Saturday, June 02, 2007

No Longer A Whack Job: Musicals Get Respect

No Longer A Whack Job: Musicals Get Respect

Taking note of how even characters from television's gritty powerhouse "The Sopranos" are no longer afraid of being caught dead seeing Broadway musicals -- although one was killed off (by stroke) after seeing Jersey Boys, Variety's David Rooney makes it official in his story, "Mainstream Embracing Musicals": the artform is back in vogue.

Why the re-emgergence? Rooney notes that Spring Awakening director Michael Mayer "credits the flamboyant, realism-flouting aesthetic of Baz Luhrmann films like 'Strictly Ballroom,' 'Romeo + Juliet' and 'Moulin Rouge' for helping to open the minds of a new generation to the language of musicals. 'There was a kitschiness to them that I think a lot of young people responded to,' he suggests."

It's certainly no coincidence that after "Moulin Rouge" made its way into theatres in early summer 2001, Hollywood once again realized the commercial potential of the musical artform and began looking in earnest at properties that had long been gathering dust, such as "Dreamgirls" and the Academy Award winning "Chicago." And the best part is that audiences have responded.

That audience response has resulted in, according to Rooney, musicals "once again becoming part of the pop-culture consciousness, exerting an influence on advertising, chart-topping songs and, of course, movies."

As Mayer so eloquently states, "There's a new chic to the concept of the musical that wasn't there before."

I'll drink to that!

This is Steve On Broadway (SOB).

Related Stories:
Musicals Versus Plays: You Decide (January 5, 2007)

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At 02 June, 2007, Anonymous Anonymous said...

What an interesting article. I hadn't thought about the impact of shows like Ameican Idol in bringing musical performance into Americans' living rooms on a regular basis. And I didn't realize that musicals account for 90 percent of the Broadway box office. I knew the figure was high, but I didn't think it was that high! It reminded me of something I learned from Broadway: The American Musical documentary, that show tunes used to be "the" American popular music. Sounds like they're regaining some of that clout!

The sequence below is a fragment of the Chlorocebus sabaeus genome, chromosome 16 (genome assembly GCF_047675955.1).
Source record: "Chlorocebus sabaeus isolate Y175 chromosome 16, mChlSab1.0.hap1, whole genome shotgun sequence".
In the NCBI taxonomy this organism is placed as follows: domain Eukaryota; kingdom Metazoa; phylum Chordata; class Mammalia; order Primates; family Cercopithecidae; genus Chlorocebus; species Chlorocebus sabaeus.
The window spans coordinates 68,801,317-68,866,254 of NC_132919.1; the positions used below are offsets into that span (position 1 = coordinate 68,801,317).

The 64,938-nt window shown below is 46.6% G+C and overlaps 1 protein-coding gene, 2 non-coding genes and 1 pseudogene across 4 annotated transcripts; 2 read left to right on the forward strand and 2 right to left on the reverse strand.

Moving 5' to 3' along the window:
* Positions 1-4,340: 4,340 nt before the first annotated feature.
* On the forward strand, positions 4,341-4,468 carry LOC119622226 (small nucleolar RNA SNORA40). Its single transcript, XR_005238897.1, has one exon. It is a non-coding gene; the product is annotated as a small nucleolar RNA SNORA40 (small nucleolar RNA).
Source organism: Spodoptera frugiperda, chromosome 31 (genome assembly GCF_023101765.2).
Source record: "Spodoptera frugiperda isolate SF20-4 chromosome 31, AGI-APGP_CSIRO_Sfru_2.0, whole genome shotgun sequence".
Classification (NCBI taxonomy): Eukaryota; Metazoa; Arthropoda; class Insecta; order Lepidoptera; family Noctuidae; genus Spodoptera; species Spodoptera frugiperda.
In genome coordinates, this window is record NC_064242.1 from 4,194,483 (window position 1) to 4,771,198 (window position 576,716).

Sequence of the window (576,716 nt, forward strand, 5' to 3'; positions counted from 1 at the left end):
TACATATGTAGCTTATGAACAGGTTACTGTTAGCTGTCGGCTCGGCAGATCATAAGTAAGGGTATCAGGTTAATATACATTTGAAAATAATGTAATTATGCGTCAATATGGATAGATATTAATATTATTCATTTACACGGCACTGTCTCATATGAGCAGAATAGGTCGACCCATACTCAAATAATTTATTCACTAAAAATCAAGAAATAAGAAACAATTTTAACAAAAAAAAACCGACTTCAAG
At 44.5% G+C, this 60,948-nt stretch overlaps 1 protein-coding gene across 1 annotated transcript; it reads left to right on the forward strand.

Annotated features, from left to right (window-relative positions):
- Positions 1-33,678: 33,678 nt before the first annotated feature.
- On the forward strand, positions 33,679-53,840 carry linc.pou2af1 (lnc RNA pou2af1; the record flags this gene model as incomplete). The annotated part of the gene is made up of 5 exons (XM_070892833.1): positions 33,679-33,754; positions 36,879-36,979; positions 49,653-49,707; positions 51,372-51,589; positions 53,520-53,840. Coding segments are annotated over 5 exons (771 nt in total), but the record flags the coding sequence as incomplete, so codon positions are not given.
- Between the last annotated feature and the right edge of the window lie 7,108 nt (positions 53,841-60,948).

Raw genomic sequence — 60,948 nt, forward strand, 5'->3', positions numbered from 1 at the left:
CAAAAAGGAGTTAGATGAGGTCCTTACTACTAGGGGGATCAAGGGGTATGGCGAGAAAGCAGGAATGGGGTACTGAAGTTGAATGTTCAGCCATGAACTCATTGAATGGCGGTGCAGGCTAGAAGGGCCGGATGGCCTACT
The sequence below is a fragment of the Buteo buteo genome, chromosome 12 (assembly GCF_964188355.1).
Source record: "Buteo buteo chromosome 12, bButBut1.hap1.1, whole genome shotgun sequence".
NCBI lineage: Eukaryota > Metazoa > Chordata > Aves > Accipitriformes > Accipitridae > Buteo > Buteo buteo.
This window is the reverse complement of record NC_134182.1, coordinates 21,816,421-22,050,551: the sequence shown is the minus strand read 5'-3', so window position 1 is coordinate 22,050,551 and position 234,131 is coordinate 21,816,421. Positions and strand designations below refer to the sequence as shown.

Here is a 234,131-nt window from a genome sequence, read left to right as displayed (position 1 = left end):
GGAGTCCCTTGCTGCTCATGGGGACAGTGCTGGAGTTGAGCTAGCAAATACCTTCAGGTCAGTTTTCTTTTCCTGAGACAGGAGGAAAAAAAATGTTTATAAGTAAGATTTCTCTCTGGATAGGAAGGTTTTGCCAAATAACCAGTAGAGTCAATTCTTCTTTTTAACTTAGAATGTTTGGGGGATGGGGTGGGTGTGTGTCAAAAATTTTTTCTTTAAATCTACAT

At 02 June, 2007, Blogger Steve On Broadway (SOB) said...

Esther - You and I are "old enough" to remember all the great variety shows... "Ed Sullivan," "Carol Burnett" and even "Sonny & Cher."

Music had been missing on television for such a long period of time that I personally believe when the events of 9/11 unfolded, America was looking for a salve. "American Idol" came along at just the right time, as did musicals like The Producers (which made its debut not long before that horrific day), Hairspray and Wicked.

Perhaps then, it's no surprise that while real musicals -- unlike fare including Contact and Swing --have enjoyed a real bona fide renaissance (although I'm quick to add that it appears to come at the expense, to some degree, of plays.

At 04 June, 2007, Anonymous Anonymous said...

From your lips to God's ears!


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